As described above, In and Ga contribute to electrical conduction in an In—Ga—Zn—O-based oxide semiconductor, in a situation where the ratio of In and Ga is low (that is, a situation where m is large), The electrical characteristics deteriorate. Therefore, by increasing the ratio of the structure according to m = 1, it is possible to maintain good electrical characteristics. Specifically, it is preferable that the crystal structure with m = 1 occupy 80% by volume or more of the entire crystal structure. More preferably, it is 90 volume% or more.

As a method for increasing the proportion of the crystal structure in which m = 1, there is a method in which a non-single-crystal semiconductor layer 102 with a low Zn content is formed using a target with a low Zn content. For example, the Zn content (atomic%) in the non-single-crystal semiconductor layer 102 may be less than the In content (atomic%) and less than the Ga content (atomic%). In this manner, by reducing the Zn content in the non-single-crystal semiconductor layer 102, a crystal structure with favorable electrical characteristics can be obtained.

The electronic state of the In—Ga—Zn—O-based oxide semiconductor has not been fully elucidated, and it is considered that the elucidation of the electronic state leads to an understanding of the electrical characteristics of the oxide semiconductor. Therefore, in the following, calculation results and consideration of first-principles calculations performed on an In—Ga—Zn—O-based oxide semiconductor are shown. The following calculation results are based on the crystal structure, but can be similarly understood for a structure in which crystal grains are included in an amorphous structure.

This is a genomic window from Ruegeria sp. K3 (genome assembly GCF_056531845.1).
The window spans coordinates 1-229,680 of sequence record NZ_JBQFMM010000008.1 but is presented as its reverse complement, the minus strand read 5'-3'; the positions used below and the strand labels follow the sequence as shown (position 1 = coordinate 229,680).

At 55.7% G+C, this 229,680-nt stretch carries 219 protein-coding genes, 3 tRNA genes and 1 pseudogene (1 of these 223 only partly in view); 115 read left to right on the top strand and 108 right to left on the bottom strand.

FIG. 8 shows a crystal structure of a calculated In—Ga—Zn—O-based oxide semiconductor (InGaZnO 4 ). The unit cell of the InGaZnO 4 crystal structure is composed of 21 atoms. Here, in order to investigate the arrangement of Ga, the calculation is expanded to a unit composed of 84 atoms (2 × 2 × 1). went.

The calculation is performed using CASTEP. CASTEP is a first principle calculation program based on density functional theory (DFT) and plane wave-pseudopotential method. Here, GGA (generalized-gradient approximation) and PBE (Perdew-Burke-Ernzerhof) were selected as exchange correlation functionals, and cut-off energy was set to 500 eV, k-point. Was 3 × 3 × 1.

FIG. 8 shows that the unit cell is composed of two (Ga, Zn) O 2 layers and one InO 2 layer. Here, for the sake of simplicity, a crystal structure by repeating unit cells having a predetermined atomic arrangement is assumed.

FIG. 9 shows the arrangement of Ga and Zn in two (Ga, Zn) O 2 layers in the unit cell. FIG. 9 shows a structure in which the unit cell is expanded 2 × 2. In addition, the bold line in the figure indicates a unit cell. FIG. 9A shows a case where two Ga are arranged in the upper layer (Upper Layer) and the lower layer (Lower Layer), respectively, and FIG. 9B shows that one Ga is arranged in the upper layer. The case where three Ga are arrange | positioned at the lower layer is shown.

In the case shown in FIG. 9A, the arrangement of Ga in each layer is striped. That is, Ga takes a linear arrangement in each layer.